If you want to get ahead in your career, you can’t fall behind with the times. Staying apprised of the latest industry trends while building upon your core knowledge and skills benefits you and your employer.
This is where professional development programs might help you. Certificates, leadership programs, seminars, and conference sessions can be a time- and cost-effective way to fill gaps in your experience.
You may feel anxious by the prospect of talking to your boss about paying for a professional development program, but you shouldn’t.
Many companies have money set aside for professional development, but it’s up to you to let your boss know you’d like to tap into these funds. With the “great resignation” underway, many employers are looking for ways to retain and invest in talent.
How should you start the conversation? Make it clear that career growth is your priority, and good for your organization as well. Follow this advice to help convince your boss to invest in strengthening your skills.
Skills Gained Through Professional Development Programs
Unlike taking courses for academic credit, or completing a whole degree or certificate program, professional development programs are short-duration, skill-based programs that cover an array of activities.
Depending on your industry and role, professional development can focus on technical skills or knowledge specific to your industry. When evaluating professional development programs, read the description carefully to be sure it will deliver the information and skills you need.
You should also remember there is value to the softer skills you’ll acquire, such as:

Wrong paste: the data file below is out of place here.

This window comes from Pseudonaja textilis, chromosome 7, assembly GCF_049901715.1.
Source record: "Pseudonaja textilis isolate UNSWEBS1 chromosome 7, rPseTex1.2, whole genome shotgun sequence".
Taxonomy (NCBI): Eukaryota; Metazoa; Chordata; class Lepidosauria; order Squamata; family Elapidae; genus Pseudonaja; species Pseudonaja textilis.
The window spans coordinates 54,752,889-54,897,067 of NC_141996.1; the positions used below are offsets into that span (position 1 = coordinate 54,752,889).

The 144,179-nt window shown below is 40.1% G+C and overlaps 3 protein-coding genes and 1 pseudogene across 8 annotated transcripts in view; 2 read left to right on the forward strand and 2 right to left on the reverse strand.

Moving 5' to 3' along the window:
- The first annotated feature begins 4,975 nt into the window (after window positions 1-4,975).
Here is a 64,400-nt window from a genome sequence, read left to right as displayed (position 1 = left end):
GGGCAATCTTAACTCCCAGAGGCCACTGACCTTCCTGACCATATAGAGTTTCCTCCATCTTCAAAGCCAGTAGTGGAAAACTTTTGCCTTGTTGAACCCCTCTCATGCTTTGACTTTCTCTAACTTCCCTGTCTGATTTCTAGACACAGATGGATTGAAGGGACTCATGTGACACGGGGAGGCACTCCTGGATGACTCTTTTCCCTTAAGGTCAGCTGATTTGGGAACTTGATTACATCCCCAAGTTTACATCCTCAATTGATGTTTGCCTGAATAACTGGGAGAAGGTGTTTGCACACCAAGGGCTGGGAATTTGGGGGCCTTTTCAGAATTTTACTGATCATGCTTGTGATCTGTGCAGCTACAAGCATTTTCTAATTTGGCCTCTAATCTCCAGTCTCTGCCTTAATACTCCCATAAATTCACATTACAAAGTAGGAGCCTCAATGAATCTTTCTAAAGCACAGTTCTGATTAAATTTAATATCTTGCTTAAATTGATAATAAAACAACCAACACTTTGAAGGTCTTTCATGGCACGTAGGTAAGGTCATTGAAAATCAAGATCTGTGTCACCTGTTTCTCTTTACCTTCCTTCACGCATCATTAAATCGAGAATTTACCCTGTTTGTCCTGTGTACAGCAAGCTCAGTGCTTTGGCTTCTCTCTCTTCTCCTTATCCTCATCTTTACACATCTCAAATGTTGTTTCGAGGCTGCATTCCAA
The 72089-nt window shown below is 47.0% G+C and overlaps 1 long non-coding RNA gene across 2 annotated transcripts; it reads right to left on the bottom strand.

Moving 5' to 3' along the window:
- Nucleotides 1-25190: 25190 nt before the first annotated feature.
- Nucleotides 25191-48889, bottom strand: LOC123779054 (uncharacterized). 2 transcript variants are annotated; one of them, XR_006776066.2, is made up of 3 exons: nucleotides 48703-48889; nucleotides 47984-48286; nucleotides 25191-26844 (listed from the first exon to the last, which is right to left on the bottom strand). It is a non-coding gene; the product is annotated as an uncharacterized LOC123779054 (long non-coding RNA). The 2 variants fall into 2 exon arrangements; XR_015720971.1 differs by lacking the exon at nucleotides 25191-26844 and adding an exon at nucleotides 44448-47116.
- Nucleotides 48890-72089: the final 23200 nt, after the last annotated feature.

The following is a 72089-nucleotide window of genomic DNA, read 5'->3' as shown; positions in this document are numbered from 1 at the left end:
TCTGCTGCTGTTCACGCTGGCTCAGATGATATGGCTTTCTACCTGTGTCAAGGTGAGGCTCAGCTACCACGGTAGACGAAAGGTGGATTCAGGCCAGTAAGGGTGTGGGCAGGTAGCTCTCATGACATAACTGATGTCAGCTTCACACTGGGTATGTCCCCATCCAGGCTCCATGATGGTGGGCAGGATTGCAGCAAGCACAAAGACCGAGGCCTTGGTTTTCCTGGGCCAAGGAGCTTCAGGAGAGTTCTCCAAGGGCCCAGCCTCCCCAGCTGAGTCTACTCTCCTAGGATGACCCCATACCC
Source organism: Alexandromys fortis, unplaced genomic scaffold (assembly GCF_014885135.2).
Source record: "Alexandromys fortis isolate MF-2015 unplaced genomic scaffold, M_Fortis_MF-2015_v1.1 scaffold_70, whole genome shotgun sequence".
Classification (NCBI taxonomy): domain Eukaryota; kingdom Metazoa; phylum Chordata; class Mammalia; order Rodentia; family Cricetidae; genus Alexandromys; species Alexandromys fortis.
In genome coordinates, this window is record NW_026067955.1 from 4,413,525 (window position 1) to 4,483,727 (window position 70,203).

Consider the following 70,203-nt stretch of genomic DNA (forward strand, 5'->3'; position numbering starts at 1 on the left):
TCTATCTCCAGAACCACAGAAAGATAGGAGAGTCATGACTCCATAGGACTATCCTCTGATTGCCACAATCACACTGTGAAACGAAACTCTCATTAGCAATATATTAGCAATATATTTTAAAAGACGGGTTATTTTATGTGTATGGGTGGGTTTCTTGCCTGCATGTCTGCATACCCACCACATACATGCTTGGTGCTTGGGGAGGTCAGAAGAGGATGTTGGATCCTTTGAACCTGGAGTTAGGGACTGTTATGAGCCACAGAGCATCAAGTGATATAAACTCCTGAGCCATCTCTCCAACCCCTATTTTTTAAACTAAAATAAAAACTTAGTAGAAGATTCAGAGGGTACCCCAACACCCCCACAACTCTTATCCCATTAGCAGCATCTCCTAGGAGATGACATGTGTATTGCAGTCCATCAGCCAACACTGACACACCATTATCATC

- Leadership capabilities
- Networking opportunities
- Improved communication
The value of these skills and opportunities are harder to quantify, but they are just as important to your career development and your employer’s bottom line. For example, you may meet the perfect new hire for an open position at your company or you may learn how another organization approached the same challenges your team is facing.
The amount of time you have available to devote to a professional development program may also help dictate the type of opportunity you pursue. You’ll want to have as much information about the professional development opportunity close at hand before you approach your boss with your request for funding.
Do Your Research
Before you can speak to your boss, research your organization’s policies on professional development funding. To find out how your employer has supported professional development in the past, take advantage of a few resources readily at your disposal.
- Go through your employee handbook or Intranet
- Talk to fellow colleagues
- Reach out to your human resources department
This knowledge is key – if financing conferences and the like are already a perk, you’ll simply need to show your boss how your proposed program aligns with previously funded educational opportunities.
If your employer doesn’t have a track record of financing training programs, it doesn’t mean it’s out of the question.
You just need to be strategic in how you make your case. For example, it’s not uncommon for companies to have a budget dedicated toward team building activities and travel. Due to the pandemic, there may be unused funds that can be redirected.